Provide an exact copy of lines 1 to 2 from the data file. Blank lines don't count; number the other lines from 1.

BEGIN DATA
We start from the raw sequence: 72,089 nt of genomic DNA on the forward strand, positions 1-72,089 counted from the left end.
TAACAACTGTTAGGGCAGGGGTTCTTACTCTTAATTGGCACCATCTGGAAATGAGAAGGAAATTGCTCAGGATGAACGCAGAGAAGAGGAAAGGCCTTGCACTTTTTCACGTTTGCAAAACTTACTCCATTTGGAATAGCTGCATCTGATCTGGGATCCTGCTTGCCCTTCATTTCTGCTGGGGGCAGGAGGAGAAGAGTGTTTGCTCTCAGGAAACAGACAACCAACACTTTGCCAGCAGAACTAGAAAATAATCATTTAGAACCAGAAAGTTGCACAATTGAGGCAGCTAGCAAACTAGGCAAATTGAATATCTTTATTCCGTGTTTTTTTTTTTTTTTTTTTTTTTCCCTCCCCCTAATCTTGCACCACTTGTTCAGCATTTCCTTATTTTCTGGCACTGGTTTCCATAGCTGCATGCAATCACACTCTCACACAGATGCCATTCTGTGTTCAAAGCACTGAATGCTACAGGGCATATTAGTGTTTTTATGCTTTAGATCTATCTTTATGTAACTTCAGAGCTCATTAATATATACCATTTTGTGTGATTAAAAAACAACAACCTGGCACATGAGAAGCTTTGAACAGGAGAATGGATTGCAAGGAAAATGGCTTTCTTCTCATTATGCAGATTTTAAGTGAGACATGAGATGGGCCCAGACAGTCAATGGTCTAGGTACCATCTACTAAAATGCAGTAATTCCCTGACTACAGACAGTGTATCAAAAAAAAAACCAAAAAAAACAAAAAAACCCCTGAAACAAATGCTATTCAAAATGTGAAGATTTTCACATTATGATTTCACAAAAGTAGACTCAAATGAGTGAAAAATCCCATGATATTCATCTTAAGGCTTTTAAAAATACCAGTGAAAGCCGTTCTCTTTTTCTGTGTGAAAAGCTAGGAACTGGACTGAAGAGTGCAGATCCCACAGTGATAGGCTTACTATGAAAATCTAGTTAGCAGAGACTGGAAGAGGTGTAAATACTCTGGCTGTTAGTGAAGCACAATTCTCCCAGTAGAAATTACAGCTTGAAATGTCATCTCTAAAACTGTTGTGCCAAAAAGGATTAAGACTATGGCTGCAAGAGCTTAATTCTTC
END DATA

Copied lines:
We start from the raw sequence: 72,089 nt of genomic DNA on the forward strand, positions 1-72,089 counted from the left end.
TAACAACTGTTAGGGCAGGGGTTCTTACTCTTAATTGGCACCATCTGGAAATGAGAAGGAAATTGCTCAGGATGAACGCAGAGAAGAGGAAAGGCCTTGCACTTTTTCACGTTTGCAAAACTTACTCCATTTGGAATAGCTGCATCTGATCTGGGATCCTGCTTGCCCTTCATTTCTGCTGGGGGCAGGAGGAGAAGAGTGTTTGCTCTCAGGAAACAGACAACCAACACTTTGCCAGCAGAACTAGAAAATAATCATTTAGAACCAGAAAGTTGCACAATTGAGGCAGCTAGCAAACTAGGCAAATTGAATATCTTTATTCCGTGTTTTTTTTTTTTTTTTTTTTTTTCCCTCCCCCTAATCTTGCACCACTTGTTCAGCATTTCCTTATTTTCTGGCACTGGTTTCCATAGCTGCATGCAATCACACTCTCACACAGATGCCATTCTGTGTTCAAAGCACTGAATGCTACAGGGCATATTAGTGTTTTTATGCTTTAGATCTATCTTTATGTAACTTCAGAGCTCATTAATATATACCATTTTGTGTGATTAAAAAACAACAACCTGGCACATGAGAAGCTTTGAACAGGAGAATGGATTGCAAGGAAAATGGCTTTCTTCTCATTATGCAGATTTTAAGTGAGACATGAGATGGGCCCAGACAGTCAATGGTCTAGGTACCATCTACTAAAATGCAGTAATTCCCTGACTACAGACAGTGTATCAAAAAAAAAACCAAAAAAAACAAAAAAACCCCTGAAACAAATGCTATTCAAAATGTGAAGATTTTCACATTATGATTTCACAAAAGTAGACTCAAATGAGTGAAAAATCCCATGATATTCATCTTAAGGCTTTTAAAAATACCAGTGAAAGCCGTTCTCTTTTTCTGTGTGAAAAGCTAGGAACTGGACTGAAGAGTGCAGATCCCACAGTGATAGGCTTACTATGAAAATCTAGTTAGCAGAGACTGGAAGAGGTGTAAATACTCTGGCTGTTAGTGAAGCACAATTCTCCCAGTAGAAATTACAGCTTGAAATGTCATCTCTAAAACTGTTGTGCCAAAAAGGATTAAGACTATGGCTGCAAGAGCTTAATTCTTC